Westminster Abbey has tentatively agreed to return a significant religious tablet to Ethiopia.

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The Westminster Abbey has tentatively agreed to returning a sacred tablet to the Ethiopian Orthodox church, sparking a discussion about restitution demands from the East African country.

The tabot, a charred wooden slab with a carved inscription representing the Ark of the Covenant and the Ten Commandments, has been in the possession of the Abbey since British troops brought it back after looting it during the Battle of Maqdala in 1868.

According to the Art Newspaper, the tabot may soon be returned to its country of origin, 156 years after it was taken. A representative for Westminster Abbey stated that the Dean and Chapter have agreed in principle to return the Ethiopian tabot to the Ethiopian church.

“We are currently exploring the most effective approach to accomplish this goal and actively engaging in conversations with representatives from the Ethiopian Orthodox Tewahedo church. This is a multifaceted issue and may require some time to resolve.”

Westminster Abbey is directly under the monarch’s jurisdiction, which means that King Charles (the supreme governor of the Church of England) may have to give the tabot’s return his blessing.

Westminster Abbey did not confirm what triggered the change of position, but there has been growing pressure on all European institutions that hold items taken during the colonial era. Several of the Benin bronzes, which were looted by British forces in 1897 from what is now Nigeria, have been returned by British institutions after decades of campaigning.

Westminster Abbey’s decision will increase the expectations on the British Museum, as it currently holds 11 tabots in its collection that are not publicly displayed but can be accessed by Ethiopian Orthodox priests.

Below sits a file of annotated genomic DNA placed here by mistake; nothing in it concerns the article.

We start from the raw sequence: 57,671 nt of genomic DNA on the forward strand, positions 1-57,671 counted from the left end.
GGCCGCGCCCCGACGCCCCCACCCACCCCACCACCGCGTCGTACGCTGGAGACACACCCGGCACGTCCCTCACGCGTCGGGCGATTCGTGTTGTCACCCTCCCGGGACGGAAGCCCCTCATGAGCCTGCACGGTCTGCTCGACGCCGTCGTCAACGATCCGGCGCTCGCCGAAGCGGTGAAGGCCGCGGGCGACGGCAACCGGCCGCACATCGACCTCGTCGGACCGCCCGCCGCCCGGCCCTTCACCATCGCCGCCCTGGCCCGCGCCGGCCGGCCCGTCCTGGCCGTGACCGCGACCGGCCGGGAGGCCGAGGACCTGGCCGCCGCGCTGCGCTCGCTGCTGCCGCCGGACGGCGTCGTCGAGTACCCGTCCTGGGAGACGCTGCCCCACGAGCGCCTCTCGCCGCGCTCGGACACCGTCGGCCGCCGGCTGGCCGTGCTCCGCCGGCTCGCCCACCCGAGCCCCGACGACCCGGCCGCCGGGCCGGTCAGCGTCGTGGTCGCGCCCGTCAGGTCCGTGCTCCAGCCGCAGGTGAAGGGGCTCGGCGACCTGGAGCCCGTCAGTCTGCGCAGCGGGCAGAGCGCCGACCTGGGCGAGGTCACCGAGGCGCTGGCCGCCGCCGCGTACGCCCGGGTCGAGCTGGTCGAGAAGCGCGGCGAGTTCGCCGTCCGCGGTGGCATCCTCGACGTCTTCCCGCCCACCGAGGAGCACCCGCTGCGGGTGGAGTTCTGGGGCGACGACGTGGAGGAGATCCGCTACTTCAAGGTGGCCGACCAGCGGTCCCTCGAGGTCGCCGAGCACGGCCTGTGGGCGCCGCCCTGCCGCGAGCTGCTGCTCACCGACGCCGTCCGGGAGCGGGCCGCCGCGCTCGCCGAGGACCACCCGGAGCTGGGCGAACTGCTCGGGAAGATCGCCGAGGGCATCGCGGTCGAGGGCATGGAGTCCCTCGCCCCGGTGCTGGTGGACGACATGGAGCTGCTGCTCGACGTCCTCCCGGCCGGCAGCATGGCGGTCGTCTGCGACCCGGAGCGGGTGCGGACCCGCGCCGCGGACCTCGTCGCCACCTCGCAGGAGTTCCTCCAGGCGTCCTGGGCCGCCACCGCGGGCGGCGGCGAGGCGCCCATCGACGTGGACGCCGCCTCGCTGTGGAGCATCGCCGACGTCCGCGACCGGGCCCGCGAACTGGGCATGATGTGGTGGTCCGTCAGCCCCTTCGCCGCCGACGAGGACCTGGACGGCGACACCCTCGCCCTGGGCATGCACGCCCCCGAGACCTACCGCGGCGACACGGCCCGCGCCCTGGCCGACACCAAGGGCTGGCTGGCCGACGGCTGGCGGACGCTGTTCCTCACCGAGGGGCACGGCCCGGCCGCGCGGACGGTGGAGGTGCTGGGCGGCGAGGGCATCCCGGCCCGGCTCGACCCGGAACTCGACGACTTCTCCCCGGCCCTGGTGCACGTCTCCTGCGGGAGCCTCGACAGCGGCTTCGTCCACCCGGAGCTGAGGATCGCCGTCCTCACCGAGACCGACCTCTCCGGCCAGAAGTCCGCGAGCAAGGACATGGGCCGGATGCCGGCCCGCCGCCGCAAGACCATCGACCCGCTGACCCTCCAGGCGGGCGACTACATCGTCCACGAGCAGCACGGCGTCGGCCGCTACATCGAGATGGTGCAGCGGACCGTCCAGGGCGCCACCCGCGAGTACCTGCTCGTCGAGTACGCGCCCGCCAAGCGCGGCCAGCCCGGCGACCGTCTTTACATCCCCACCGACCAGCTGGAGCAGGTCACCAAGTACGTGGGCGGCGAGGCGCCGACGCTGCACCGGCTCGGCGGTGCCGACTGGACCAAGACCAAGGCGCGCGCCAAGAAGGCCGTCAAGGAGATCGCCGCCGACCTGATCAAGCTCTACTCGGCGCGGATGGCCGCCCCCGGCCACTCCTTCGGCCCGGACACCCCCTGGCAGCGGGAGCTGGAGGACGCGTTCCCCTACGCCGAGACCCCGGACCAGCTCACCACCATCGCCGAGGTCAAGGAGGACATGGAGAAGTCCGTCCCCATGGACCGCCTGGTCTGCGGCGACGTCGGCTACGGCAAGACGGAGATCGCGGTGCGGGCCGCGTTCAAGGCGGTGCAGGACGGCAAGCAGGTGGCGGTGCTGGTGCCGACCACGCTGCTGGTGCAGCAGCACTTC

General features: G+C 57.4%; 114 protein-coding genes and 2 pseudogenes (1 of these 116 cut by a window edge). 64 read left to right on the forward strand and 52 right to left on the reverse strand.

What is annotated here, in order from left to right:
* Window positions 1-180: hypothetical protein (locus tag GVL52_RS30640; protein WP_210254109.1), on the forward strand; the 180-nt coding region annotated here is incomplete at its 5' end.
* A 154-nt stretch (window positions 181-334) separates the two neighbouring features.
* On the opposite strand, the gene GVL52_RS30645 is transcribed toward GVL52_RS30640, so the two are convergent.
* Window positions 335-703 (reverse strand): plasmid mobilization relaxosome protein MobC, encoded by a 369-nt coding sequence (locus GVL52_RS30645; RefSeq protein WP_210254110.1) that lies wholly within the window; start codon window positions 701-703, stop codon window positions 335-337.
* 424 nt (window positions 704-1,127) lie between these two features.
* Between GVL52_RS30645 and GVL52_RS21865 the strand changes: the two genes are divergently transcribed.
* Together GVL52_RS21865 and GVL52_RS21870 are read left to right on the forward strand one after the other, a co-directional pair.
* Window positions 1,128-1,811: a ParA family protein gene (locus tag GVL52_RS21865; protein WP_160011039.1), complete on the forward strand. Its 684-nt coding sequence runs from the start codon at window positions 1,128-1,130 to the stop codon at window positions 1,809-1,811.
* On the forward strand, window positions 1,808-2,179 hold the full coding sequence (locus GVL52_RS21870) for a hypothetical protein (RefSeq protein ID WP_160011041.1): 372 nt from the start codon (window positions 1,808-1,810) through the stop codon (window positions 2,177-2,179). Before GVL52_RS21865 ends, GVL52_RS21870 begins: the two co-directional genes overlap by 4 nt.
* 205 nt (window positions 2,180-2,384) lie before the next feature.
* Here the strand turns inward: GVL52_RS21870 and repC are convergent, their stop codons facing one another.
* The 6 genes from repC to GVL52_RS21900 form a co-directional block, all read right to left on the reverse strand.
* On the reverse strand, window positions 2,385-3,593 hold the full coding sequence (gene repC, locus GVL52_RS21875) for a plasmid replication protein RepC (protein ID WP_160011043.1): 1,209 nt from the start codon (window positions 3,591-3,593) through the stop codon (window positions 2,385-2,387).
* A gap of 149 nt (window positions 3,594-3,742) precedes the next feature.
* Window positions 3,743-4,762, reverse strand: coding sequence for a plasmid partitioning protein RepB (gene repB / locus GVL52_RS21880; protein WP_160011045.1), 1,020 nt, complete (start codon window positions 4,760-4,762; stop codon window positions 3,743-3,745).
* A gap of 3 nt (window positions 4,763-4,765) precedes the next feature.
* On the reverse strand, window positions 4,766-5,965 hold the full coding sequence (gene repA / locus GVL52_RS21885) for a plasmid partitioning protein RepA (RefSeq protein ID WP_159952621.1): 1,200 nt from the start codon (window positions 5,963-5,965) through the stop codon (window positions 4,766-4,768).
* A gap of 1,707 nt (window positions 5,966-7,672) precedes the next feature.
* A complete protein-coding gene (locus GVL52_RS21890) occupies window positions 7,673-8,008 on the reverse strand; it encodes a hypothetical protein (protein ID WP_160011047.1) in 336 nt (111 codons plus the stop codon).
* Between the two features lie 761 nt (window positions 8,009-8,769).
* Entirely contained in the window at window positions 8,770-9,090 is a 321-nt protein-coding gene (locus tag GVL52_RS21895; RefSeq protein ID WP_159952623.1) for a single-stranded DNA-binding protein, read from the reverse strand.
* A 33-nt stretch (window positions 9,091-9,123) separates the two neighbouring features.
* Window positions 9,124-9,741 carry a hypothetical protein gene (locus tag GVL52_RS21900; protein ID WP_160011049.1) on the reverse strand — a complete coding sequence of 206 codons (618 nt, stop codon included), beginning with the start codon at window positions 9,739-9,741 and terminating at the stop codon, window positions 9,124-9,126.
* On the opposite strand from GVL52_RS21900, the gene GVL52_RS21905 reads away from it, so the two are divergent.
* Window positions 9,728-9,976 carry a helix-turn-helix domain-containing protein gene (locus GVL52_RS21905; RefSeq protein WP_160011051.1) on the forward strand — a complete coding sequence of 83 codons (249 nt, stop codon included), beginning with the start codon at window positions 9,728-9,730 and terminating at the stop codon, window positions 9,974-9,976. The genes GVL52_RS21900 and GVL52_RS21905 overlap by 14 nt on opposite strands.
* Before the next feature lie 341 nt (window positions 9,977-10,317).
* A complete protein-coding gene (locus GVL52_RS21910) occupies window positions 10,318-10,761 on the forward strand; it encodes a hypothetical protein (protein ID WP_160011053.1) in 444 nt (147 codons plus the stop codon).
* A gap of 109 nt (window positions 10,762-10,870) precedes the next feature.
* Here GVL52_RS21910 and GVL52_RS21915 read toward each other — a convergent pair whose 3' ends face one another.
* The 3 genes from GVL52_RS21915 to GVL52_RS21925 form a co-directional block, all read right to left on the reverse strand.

A representative from the British Museum stated that their collection showcases the cultural accomplishments of humans spanning 2 million years. The inclusion of tabots and other items from Ethiopia highlights the wide range and variety of religious practices in the country, such as Christianity, Islam, Judaism, and other beliefs.

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The museum has maintained its stance of eventually loaning the items to a UK-based Ethiopian Orthodox church, where they will be looked after by clergy in accordance with their customs.

However, Ethiopian religious leaders have expressed doubt about achieving this goal, citing the expensive insurance costs associated with loaning these historical pieces to British churches.

Rev. Gebre Georgis Dimtsu, from the Debre Bisrat St. Gabriel church located in East London, stated to the Guardian that his church does not have the means to accommodate a tabot and he strongly feels that it should be returned to Ethiopia permanently. He believes that the tabot should be brought back to its rightful place where people have been worshipping for many years.

Several tabots that were found in British institutions have been successfully returned. One of them was discovered in a church cupboard in Edinburgh 23 years ago and was promptly sent back to Ethiopia.

Upon the return of the artefact to the country, which has long been requesting the return of its tabots, a national holiday was announced and a large crowd gathered in Addis Ababa to witness its arrival.

Source: theguardian.com

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